Unsplash: Bill Williams
Why the heck would I want to read a blog about washing my veggies?!
I know, right?! Why would I write a blog about washing veggies when there is so much going on in the world which is so much more important?!
Or is it?
From the Department of “How I Do One Thing Is How I Do Everything” come some thoughts on produce and produce washing.
Best: Let’s imagine our best case scenario first: fresh and local fruits and veggies grown with no pesticides, no herbicides—using regenerative methods which leave the soil healthier after harvest than before.
Pick those fruits and veggies and celebrate them with a rinse in clean water. Boom! Beautiful. Joyful.
Better: Next best is local and organic. Same response.
Good: Next would be conventional and local. Local is fresher. Fresher has more nutrients. Conventional means we potentially have pesticide residues to deal with, so this is where our washing tactics come in.
As simple as we desire. Good, Better, Best is my motto for this post apparently!
Good is rubbing the apple on the sleeve or the pants’ leg. Friction will move residue out of the way of the wholesome goodness. Pesticides do penetrate into the actual fruit—through the skin—so if there is the option to buy apples and other thin-skinned produce without pesticides please do.
Environmental Working Group is a powerful organization which has listings of the types of produce which are most vulnerable to pesticide residues. Check out their Clean Fifteen/Dirty Dozen lists here.
Better: Rubbing the produce under running water will remove much of the pesticide residue as well as help with bacteria particles which may have attached themselves.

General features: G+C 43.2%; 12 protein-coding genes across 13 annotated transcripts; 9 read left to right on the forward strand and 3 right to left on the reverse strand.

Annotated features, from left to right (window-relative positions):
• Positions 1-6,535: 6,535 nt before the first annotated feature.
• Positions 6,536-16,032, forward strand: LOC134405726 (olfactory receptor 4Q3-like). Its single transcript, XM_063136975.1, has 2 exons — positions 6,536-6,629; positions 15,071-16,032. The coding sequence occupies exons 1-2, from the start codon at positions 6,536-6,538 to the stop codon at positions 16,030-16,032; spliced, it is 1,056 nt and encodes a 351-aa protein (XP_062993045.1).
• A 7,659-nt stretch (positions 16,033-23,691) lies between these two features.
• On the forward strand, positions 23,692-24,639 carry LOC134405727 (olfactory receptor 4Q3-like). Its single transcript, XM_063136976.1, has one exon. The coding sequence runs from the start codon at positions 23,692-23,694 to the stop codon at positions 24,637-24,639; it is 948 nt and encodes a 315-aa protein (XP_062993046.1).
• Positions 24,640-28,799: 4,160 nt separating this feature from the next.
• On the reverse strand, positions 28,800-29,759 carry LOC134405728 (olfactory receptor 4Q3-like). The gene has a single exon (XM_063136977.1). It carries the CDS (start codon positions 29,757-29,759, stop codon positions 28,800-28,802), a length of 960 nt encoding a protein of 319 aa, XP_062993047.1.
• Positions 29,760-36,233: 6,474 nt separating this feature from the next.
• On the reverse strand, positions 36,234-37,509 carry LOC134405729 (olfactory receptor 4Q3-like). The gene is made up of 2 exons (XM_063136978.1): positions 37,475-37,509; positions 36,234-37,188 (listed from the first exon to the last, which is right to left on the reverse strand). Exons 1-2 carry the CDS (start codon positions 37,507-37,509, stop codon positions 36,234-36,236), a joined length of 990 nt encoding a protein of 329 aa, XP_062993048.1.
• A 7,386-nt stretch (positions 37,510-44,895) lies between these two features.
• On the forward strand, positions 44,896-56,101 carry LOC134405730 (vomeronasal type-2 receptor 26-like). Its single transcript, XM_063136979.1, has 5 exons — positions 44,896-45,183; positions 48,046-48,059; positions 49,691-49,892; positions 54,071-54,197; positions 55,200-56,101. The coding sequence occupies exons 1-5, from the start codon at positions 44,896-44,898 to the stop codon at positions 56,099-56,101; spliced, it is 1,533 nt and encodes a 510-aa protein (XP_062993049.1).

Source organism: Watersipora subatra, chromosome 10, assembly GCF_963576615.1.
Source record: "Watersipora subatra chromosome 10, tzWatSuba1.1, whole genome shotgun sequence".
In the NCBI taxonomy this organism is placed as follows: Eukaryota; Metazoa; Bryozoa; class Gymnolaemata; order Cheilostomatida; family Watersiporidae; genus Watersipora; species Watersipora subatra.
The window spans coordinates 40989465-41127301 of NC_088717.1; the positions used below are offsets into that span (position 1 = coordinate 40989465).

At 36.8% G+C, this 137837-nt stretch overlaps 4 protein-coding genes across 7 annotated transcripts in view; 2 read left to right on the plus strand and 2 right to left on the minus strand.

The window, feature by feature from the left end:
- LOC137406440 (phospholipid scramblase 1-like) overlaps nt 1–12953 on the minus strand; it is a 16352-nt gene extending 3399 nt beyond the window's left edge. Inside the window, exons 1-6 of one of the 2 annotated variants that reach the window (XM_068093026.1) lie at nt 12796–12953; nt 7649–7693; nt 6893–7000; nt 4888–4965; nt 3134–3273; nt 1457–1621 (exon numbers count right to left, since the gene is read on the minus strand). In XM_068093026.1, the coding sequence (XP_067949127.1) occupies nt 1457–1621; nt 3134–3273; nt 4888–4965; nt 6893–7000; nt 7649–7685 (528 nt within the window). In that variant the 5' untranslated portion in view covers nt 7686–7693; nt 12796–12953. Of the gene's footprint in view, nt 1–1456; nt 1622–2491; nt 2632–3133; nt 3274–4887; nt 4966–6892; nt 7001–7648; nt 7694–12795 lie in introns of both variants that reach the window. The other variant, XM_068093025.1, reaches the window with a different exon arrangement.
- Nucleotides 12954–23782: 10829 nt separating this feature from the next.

Best: Depending upon the type of produce we’re talking about here is the crème de la crème of “residue removal”:
Prepare a produce bath and soak the goodies in 1tsp baking soda per 2 cups of water.
The soda helps break down the pesticide. The water washes it away. Soaking for 15-20 minutes is advised.
Adding a skoosh of white vinegar can also be part of this primo treatment because it will take down the bacteria it comes into contact with.
The little kid in me likes this technique for the fizzing volcano potential of the vinegar
and baking soda.
The concentration recommended for the vinegar is 1 part vinegar to 4 parts water.
So, to recap, if you choose to buy conventionally-grown produce you can reduce your exposure to toxic pesticide residue and bacteria by soaking it—your apples, grapes, carrots and greens—for about 15 minutes in a wash of water mixed with baking soda and vinegar.
For 2 cups water: 1 tsp baking soda and ½ cup white vinegar. A good soak and then a nice cleansing rinse.
Word on the street is that the vinegar wash may also help the produce stay fresh longer. Be sure to thoroughly dry before storing the goodies if you want to try this out. Thanks to BR—you know who you are—for this tip!
My theory is that we’re killing off the bacteria which contribute to spoilage, so I’m trying it myself with some scallions—so far so good.
Let me know your experiences!
Bon appetite, y’all.